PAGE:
Students at several Anchorage schools have plans to leave their classes Friday as part of a national walkout to protest gun violence and press for stricter gun control laws on the 19th anniversary of the mass shooting at Columbine High School.
"This is an issue that is affecting every single one of us," said Madison Xiong, a 16-year-old junior at Bartlett High and an organizer of the school's demonstration Friday.
"Hopefully they'll see that we are scared and we want something done," said Alexa Todd, a 15-year-old student organizer at Service High.
The events are part of the National School Walkout, a student-led protest against what participants see as lawmakers' failure to take action to prevent gun violence. Friday's walkouts are the latest demonstrations in a swell of activism after 14 students and three staff members were shot and killed at a Florida high school Feb. 14.
Across the country, more than 2,000 walkouts were planned for Friday and registered online. Two of those are at Anchorage middle schools and seven at local high schools. Students at a couple other local schools said they were organizing walkouts, but had not yet registered.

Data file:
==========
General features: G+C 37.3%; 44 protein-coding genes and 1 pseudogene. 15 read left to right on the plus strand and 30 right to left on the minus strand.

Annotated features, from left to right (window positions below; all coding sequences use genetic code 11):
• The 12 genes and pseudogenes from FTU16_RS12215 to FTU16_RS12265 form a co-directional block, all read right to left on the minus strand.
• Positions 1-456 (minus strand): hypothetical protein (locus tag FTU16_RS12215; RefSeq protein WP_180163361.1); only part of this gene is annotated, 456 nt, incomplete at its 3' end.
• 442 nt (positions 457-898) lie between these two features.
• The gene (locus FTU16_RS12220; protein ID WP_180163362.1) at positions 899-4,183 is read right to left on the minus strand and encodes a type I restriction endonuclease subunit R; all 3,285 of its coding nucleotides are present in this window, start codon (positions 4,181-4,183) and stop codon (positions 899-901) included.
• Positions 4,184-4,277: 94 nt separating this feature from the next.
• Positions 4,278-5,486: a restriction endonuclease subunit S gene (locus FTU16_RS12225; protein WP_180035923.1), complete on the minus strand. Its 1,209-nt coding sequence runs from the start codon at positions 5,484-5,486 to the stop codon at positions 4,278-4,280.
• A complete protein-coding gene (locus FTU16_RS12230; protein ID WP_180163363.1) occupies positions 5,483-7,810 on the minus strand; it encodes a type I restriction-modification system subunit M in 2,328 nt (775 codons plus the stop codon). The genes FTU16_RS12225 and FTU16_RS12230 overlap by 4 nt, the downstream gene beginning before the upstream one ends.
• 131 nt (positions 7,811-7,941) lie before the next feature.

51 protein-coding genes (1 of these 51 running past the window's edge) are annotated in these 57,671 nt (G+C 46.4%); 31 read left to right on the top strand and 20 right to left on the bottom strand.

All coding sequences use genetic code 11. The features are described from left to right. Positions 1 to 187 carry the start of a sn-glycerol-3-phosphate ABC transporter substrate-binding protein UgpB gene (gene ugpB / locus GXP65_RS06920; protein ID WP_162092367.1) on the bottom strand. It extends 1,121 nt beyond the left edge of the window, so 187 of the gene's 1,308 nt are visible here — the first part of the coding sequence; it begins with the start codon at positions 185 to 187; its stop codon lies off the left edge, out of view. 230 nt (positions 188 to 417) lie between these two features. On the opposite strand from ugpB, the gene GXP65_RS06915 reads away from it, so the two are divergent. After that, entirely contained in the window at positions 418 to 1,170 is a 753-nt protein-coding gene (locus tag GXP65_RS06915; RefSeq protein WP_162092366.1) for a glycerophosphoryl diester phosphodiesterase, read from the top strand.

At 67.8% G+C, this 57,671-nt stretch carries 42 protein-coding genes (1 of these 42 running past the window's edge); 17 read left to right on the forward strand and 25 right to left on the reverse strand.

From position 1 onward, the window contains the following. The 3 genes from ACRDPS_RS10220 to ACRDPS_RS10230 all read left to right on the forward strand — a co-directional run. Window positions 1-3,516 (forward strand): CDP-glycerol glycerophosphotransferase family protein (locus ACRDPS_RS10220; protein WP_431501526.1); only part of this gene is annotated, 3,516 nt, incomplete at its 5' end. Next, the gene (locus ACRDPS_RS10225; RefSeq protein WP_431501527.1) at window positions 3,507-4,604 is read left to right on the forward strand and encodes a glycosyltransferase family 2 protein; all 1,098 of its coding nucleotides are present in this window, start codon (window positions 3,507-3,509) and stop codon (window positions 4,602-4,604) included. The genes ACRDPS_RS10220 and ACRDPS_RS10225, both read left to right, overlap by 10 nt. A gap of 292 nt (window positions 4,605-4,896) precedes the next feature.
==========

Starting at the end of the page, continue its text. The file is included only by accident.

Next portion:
The demonstrations planned in Anchorage vary by school.
At Bartlett High, Xiong said, the students will meet in the school's lobby at 11:19 a.m., the time the Columbine shooting started. They will have a moment of silence and listen to a current student and former student speak about gun violence and gun control. At South High, students are planning a similar event, yet outside and earlier in the day. At Service High, students will walk to the gym during lunch where those old enough can register to vote. Students also organized a panel discussion on school safety that includes Anchorage School District administrators, Todd said.
"We wanted this to be more proactive," she said.
In line with the national movement, the student organizers have asked their peers to wear orange.
Kersten Johnson-Struempler, Anchorage schools senior director of secondary education, said the district does not approve or disapprove of Friday's demonstrations. The students have the right to freedom of speech, she said, as long as it's not extremely disruptive to the school environment.
While national student organizers have called for Friday's walkouts to start at 10 a.m. local time and last the rest of the school day, Johnson-Struempler said she had not heard about any Anchorage students planning demonstrations that long.
If students do miss class Friday, they will be marked absent and expected to make up any work. However, they will not face additional repercussions, like detention, she said.
"They have the right to voice their opinion about something and we don't want to dissuade them from using that right," she said.
This is Johnson-Struempler's 19th year in the district and she said she has never seen students organize like they have been for Friday's demonstrations.
"I have never seen anything of this magnitude," she said. "I've seen protests in very, very small numbers, but this is a pretty big deal."